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  • Fish

    We put “God” on our money. That’s hardly an assumption of non-existence.

  • From what I’ve seen of WLC, he hardly “eats atheists for breakfasts”… it’s pretty standard fare “arguments for god” and “atheists need faith too” stuff really…

  • I have to take a certain degree of issue with the notion that the default position of “society” is that of atheism. Which society? What components of it? And “atheistic” meaning “there is no god” or “atheistic” meaning “we will not concern ourselves with god?” The first amendment is atheistic, in that it does not claim a god, but how many practicing religious folks (or even just plain ol’ theists) would cite it as such?

    An interesting piece, certainly, but this whole atheists-debating-theists thing seems pretty unnecessary. There’s no empirical evidence for a god, and there’s little philosophical evidence (such as it could be) for God’s nonexistence, so I don’t know. I also don’t really know where I was going with this, except that I like this blog. So, uh, hooray!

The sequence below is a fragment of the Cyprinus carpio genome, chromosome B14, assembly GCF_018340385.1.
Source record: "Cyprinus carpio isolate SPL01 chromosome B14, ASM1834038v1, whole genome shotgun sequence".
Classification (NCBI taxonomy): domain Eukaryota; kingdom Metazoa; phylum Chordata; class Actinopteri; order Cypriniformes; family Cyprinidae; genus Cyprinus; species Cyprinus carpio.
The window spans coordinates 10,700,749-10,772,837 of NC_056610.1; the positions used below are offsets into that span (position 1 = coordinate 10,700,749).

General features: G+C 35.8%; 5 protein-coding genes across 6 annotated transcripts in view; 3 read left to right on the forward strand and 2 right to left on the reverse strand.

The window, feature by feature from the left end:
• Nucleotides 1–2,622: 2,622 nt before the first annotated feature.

• EricW

    not least because Craig has a reputation for eating atheists for breakfast.

    They must be pretty ill-prepared atheists, then.

    Several years ago (when he had braces, IIRC), I saw William Lane Craig debate Keith Parsons, an atheist, in Dallas.

    Though the show of hands at the end (mostly Christians in the audience) made it appear that Craig had won the debate, I personally felt that Parsons’ abrupt and curt manner worked against him re: the vote, because it seemed to me that he had made a better case for his position than Craig had.

    I was not very impressed with Craig.

  • Fred


    Are you saying that it doesn’t take much to eat atheists for breakfast?